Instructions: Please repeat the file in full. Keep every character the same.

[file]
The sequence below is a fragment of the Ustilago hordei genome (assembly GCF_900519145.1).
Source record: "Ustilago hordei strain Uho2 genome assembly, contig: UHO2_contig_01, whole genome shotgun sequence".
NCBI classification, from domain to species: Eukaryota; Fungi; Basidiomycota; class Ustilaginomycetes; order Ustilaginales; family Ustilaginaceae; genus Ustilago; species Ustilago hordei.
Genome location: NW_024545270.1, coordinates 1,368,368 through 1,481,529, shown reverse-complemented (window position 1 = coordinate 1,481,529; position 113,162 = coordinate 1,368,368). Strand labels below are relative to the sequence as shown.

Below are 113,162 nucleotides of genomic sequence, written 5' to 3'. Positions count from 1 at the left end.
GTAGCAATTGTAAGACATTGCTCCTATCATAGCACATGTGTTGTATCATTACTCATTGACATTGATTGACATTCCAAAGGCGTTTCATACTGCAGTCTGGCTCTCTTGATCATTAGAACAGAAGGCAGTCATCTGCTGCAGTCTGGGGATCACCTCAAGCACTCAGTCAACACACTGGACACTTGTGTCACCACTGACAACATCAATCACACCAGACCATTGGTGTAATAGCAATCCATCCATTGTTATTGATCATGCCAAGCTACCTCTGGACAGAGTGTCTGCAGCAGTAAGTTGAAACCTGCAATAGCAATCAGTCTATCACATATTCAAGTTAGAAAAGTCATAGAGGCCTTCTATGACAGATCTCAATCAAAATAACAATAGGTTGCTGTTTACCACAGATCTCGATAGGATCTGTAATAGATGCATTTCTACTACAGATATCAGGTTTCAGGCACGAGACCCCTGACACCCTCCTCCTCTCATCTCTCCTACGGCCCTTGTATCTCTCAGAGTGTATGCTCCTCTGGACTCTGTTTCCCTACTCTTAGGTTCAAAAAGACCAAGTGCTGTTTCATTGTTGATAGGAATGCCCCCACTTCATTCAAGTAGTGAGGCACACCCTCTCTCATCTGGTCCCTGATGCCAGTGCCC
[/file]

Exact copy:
The sequence below is a fragment of the Ustilago hordei genome (assembly GCF_900519145.1).
Source record: "Ustilago hordei strain Uho2 genome assembly, contig: UHO2_contig_01, whole genome shotgun sequence".
NCBI classification, from domain to species: Eukaryota; Fungi; Basidiomycota; class Ustilaginomycetes; order Ustilaginales; family Ustilaginaceae; genus Ustilago; species Ustilago hordei.
Genome location: NW_024545270.1, coordinates 1,368,368 through 1,481,529, shown reverse-complemented (window position 1 = coordinate 1,481,529; position 113,162 = coordinate 1,368,368). Strand labels below are relative to the sequence as shown.

Below are 113,162 nucleotides of genomic sequence, written 5' to 3'. Positions count from 1 at the left end.
GTAGCAATTGTAAGACATTGCTCCTATCATAGCACATGTGTTGTATCATTACTCATTGACATTGATTGACATTCCAAAGGCGTTTCATACTGCAGTCTGGCTCTCTTGATCATTAGAACAGAAGGCAGTCATCTGCTGCAGTCTGGGGATCACCTCAAGCACTCAGTCAACACACTGGACACTTGTGTCACCACTGACAACATCAATCACACCAGACCATTGGTGTAATAGCAATCCATCCATTGTTATTGATCATGCCAAGCTACCTCTGGACAGAGTGTCTGCAGCAGTAAGTTGAAACCTGCAATAGCAATCAGTCTATCACATATTCAAGTTAGAAAAGTCATAGAGGCCTTCTATGACAGATCTCAATCAAAATAACAATAGGTTGCTGTTTACCACAGATCTCGATAGGATCTGTAATAGATGCATTTCTACTACAGATATCAGGTTTCAGGCACGAGACCCCTGACACCCTCCTCCTCTCATCTCTCCTACGGCCCTTGTATCTCTCAGAGTGTATGCTCCTCTGGACTCTGTTTCCCTACTCTTAGGTTCAAAAAGACCAAGTGCTGTTTCATTGTTGATAGGAATGCCCCCACTTCATTCAAGTAGTGAGGCACACCCTCTCTCATCTGGTCCCTGATGCCAGTGCCC